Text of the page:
From the beginning of the war in Ukraine, cyberattacks were first. A prelude to the land attack, these operations destructively took out government agencies, banking facilities, and other critical offices. These were official military actions, but Russia also wields a hidden force of citizens that will see cyber hacking as a form of patriotism and survival as the world continues to pressure economic sanctions upon the country. Attacks could persist for years beyond the cessation of violence. 


Attack Signals Not Stopping 

The first quarter of this year is behind us, and we are already seeing high activity in the number of novel methods emerge as well as a heightened and accelerated scale of cyber threat activities across the board. The company I lead has collected an 800% increase in threat activities since the war first started, and it is not abating in any sense of the word. We continue to work with high-level government agencies on a frequent basis to help protect the ecosystem of companies within our client base and beyond.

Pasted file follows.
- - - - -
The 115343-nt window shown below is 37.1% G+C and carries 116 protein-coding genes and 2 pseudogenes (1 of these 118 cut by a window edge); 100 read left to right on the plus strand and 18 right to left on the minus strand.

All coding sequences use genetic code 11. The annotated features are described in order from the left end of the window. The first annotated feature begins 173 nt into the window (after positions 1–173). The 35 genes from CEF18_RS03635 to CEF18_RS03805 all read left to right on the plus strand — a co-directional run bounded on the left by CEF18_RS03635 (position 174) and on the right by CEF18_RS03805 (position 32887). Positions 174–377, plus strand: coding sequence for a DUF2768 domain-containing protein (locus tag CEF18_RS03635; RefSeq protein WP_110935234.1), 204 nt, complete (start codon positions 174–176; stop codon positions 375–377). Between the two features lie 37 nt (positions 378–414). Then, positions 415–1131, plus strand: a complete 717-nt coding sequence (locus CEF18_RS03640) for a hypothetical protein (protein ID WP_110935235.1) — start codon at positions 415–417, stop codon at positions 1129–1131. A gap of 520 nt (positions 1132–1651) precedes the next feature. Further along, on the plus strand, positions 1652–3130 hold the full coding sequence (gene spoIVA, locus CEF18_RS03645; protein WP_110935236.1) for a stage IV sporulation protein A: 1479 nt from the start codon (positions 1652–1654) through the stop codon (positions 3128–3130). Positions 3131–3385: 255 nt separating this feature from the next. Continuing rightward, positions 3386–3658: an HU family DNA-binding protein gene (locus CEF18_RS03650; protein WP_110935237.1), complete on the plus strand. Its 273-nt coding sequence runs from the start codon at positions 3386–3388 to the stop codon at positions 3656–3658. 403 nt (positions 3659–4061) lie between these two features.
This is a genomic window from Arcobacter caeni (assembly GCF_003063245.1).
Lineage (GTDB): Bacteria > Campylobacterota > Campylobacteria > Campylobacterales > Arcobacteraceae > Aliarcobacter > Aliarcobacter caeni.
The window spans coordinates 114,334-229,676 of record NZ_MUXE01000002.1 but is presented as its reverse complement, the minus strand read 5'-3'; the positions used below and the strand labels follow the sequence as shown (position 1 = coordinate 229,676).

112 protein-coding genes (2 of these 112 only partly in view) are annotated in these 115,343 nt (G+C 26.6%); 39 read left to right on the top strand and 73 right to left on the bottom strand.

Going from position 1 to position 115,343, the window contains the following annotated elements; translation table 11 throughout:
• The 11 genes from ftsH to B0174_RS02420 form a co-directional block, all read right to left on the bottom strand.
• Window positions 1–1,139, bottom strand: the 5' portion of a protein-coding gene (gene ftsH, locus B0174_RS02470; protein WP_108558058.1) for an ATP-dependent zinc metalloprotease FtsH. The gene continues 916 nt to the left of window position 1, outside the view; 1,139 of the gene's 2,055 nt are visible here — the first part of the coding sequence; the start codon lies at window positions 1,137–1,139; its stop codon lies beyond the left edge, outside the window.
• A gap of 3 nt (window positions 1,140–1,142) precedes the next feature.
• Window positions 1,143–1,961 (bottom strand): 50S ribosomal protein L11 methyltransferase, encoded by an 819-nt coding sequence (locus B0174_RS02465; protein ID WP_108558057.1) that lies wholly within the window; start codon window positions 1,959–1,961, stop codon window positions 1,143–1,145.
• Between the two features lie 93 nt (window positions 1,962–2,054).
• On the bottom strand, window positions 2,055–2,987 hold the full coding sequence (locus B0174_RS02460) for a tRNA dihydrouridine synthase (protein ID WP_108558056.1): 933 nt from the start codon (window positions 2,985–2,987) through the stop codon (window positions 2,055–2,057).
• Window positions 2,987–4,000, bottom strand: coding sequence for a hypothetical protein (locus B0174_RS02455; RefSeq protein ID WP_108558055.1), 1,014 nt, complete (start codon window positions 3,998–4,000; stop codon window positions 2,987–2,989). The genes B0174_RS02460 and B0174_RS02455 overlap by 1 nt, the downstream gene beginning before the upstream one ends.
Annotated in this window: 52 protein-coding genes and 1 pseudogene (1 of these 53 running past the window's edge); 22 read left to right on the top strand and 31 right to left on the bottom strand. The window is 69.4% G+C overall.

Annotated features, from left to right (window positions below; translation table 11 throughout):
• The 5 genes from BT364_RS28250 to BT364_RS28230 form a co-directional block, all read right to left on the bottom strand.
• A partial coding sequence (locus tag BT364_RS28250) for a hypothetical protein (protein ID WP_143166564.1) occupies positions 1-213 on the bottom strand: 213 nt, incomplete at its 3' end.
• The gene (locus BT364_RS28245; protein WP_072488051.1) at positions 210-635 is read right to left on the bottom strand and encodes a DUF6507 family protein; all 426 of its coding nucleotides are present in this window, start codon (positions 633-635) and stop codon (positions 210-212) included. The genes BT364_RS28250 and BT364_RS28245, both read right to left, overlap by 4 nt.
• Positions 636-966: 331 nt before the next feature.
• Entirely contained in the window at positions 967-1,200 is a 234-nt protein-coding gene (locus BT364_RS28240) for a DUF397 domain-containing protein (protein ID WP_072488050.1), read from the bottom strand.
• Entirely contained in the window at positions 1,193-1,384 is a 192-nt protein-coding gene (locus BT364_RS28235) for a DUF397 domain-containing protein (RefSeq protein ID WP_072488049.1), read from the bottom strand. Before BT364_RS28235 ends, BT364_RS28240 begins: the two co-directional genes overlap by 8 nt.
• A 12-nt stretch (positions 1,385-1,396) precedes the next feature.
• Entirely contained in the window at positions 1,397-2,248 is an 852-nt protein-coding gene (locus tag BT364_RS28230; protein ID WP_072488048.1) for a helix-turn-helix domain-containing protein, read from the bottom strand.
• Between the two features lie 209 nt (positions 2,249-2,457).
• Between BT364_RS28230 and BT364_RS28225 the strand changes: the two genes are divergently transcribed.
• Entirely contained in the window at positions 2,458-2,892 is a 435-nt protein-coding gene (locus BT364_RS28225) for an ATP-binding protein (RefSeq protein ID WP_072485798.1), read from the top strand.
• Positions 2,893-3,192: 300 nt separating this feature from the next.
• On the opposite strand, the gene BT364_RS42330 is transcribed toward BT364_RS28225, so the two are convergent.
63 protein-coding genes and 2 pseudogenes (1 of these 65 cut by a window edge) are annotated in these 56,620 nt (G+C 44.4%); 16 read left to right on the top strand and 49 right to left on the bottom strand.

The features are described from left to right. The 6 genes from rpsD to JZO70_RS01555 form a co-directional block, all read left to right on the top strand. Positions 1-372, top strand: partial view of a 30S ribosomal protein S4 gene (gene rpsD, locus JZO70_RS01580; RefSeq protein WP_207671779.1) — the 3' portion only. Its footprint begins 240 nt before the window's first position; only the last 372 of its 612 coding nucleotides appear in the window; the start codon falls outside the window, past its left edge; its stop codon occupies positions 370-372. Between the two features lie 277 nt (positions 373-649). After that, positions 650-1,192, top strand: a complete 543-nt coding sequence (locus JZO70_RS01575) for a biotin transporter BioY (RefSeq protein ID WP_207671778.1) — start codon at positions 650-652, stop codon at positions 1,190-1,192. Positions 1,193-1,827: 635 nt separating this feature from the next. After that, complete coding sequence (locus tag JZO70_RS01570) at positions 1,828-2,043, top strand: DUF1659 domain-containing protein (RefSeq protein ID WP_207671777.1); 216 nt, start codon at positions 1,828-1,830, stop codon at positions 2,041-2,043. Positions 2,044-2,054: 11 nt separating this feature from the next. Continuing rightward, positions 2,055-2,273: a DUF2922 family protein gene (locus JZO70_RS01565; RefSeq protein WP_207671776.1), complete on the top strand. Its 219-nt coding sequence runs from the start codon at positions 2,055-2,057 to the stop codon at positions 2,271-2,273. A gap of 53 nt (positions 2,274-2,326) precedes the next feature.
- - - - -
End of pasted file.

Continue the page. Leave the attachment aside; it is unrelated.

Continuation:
We have the Okta situation, new Android malware, reports of suspected Russian and Chinese capabilities to defeat two-factor authentications, and specific failure incidents, such as the report of a major storage provider going through the permanent loss of customer data. If it isn’t clear already, it one day will be — flaws and human interaction can weaken technology, but technology combined with the commitment to thorough security practices can close significant gaps.